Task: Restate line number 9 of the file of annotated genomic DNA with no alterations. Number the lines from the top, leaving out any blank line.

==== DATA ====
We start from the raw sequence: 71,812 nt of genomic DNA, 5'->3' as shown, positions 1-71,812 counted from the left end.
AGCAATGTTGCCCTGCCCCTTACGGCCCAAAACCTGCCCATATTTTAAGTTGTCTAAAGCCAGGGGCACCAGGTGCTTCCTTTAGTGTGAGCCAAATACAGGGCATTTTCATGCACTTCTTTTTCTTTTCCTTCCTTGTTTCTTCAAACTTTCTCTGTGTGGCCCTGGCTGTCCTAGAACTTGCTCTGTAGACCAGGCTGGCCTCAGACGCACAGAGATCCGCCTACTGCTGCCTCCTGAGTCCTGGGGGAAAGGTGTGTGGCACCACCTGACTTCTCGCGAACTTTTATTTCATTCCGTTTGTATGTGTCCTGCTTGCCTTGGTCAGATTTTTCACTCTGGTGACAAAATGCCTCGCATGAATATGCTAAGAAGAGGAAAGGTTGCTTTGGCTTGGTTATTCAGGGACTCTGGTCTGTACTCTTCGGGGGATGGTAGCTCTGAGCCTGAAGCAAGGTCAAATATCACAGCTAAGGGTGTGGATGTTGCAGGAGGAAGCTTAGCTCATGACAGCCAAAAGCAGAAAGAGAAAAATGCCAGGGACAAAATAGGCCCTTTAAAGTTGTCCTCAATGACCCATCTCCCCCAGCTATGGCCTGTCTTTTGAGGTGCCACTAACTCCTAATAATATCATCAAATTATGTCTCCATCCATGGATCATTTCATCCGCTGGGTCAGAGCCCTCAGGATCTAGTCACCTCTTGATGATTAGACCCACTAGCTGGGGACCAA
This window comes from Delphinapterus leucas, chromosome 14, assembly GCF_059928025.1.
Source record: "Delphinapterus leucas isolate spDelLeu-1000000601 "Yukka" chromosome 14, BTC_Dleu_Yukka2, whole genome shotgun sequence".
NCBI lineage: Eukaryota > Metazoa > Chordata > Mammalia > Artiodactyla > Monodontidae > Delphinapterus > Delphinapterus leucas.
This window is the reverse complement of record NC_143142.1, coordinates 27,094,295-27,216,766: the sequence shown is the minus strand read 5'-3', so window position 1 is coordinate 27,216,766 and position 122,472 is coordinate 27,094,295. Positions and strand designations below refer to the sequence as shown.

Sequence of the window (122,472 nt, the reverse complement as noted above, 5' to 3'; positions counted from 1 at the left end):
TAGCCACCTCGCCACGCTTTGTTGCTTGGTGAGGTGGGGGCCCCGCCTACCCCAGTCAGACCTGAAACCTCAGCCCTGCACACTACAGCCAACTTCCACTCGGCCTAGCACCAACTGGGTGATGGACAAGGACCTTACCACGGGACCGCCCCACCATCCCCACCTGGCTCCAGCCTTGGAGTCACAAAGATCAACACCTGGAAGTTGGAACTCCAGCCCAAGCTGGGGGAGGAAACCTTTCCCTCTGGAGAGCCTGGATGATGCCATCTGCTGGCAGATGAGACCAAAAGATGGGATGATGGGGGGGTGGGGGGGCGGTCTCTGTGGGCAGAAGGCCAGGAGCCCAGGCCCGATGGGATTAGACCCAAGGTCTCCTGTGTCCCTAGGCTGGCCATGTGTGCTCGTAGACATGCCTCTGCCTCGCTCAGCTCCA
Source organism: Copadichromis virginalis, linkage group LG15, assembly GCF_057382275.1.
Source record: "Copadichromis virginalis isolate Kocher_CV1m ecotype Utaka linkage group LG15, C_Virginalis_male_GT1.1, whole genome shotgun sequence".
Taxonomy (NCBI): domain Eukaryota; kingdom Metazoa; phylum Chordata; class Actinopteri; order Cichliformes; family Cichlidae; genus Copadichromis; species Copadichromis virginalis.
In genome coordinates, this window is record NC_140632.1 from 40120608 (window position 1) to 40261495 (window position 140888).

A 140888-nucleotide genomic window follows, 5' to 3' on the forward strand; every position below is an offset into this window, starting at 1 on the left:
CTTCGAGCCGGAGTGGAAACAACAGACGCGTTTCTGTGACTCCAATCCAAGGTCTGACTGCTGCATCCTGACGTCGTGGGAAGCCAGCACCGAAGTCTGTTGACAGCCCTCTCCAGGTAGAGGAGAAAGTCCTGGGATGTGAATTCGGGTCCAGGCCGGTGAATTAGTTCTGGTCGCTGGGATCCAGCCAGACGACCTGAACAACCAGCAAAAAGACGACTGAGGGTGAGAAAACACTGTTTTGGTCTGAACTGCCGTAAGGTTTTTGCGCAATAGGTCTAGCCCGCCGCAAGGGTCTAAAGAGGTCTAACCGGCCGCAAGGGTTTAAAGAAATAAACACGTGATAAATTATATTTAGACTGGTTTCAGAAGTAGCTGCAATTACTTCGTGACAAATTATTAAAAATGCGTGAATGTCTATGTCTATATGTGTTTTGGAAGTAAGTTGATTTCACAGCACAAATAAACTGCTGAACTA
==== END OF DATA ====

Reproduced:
Source organism: Copadichromis virginalis, linkage group LG15, assembly GCF_057382275.1.